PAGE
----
Teen Santa Finds True Meaning Of Christmas
BLOOMINGTON, Minn. (WCCO) — If you’ve ever thought that teenagers today don’t have heart, you’ve yet to meet Nate Howard. He’s a 16-year-old Inver Grove Heights student who is out to prove you wrong.
“Here you go, Merry Christmas,” Nate said to one of the many children passing by at the Mall of America.
There, amid a crush of last minute shoppers, was Nate — in his beard of white and suit of red. He’s dressed as Santa Claus to help spread the true meaning of Christmas giving.
As another child and his parents approach Nate, he asks, “If you can tell me the three things you’re thankful for I can give you three dollars.”
In his right hand, Nate grips onto a fistful of one-dollar bills — 100 of them to be exact, which he was given as a gift from his grandfather.
“At Thanksgiving time, I give each one of my (seven) grandkids a $100 bill,” explained his grandfather Lauren Howard.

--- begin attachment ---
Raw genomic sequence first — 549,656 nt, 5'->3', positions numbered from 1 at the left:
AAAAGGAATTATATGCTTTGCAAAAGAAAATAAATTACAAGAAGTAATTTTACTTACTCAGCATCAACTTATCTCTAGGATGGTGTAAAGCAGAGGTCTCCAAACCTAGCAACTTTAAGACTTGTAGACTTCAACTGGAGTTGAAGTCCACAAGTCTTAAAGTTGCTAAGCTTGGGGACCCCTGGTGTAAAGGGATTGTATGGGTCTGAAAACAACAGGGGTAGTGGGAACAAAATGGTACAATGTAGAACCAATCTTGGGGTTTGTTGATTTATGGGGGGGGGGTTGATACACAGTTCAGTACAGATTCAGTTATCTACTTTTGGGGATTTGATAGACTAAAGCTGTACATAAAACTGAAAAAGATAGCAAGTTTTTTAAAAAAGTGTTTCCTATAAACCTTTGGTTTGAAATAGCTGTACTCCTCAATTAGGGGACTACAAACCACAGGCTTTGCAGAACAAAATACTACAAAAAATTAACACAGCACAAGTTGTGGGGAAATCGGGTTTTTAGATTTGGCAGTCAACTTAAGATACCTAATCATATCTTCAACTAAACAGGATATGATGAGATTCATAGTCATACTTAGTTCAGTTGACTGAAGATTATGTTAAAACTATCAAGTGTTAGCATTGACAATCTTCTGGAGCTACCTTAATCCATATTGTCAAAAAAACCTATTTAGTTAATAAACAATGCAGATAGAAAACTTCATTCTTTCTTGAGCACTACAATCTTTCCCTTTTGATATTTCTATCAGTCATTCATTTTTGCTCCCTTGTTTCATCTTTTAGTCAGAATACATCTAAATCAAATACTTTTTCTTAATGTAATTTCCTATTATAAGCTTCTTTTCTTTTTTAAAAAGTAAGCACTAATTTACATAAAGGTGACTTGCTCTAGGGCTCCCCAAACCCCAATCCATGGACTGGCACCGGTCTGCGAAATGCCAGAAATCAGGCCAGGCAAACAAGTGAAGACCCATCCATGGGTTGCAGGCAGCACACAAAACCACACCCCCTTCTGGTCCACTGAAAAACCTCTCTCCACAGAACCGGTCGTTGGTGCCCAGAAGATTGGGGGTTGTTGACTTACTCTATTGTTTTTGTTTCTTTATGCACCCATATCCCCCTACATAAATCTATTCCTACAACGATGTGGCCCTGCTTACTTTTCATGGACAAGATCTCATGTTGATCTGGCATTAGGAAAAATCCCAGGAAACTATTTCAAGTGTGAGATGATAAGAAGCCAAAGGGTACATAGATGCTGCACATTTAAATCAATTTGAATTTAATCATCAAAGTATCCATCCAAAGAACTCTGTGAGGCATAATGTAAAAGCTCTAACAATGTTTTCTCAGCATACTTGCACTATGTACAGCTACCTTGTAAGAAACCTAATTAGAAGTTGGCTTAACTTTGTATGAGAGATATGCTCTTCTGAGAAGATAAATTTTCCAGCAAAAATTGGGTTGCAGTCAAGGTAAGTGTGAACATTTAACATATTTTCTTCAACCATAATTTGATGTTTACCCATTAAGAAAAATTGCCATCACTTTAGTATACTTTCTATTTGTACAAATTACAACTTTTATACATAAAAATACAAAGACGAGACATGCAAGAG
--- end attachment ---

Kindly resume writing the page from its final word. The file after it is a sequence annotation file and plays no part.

The Santa suit was Nate’s answer to his grandpa’s challenge to learn a valuable lesson in philanthropy.
“I’m trying to get these kids to think about giving, donating and being a little bit compassionate for people less fortunate than they are,” said Lauren.
So as Nate walked around the crowded mall, child after child rattled off to this Santa what they cherish most. The answers were pretty predictable for the most part. Things like good parents, a warm home or food on the table. But one response struck a tender nerve in the teenage Santa.
“One girl said that she’s thankful for her grandma’s cancer being taken away,” said Nate.
In less than an hour, his wad of cash had vanished, all of it given away to young children.
“It would have felt much better giving it to people rather than spending it on myself, because it’s the holiday of giving and that’s the way I feel,” said Nate.
When Nate and the other grandchildren gather on Christmas Day, they will take turns describing how they distributed their money in charitable ways.
And in return, each of them is sure to get an overwhelming feeling of goodness that no money could buy.
WCCO-TV’s Bill Hudson Reports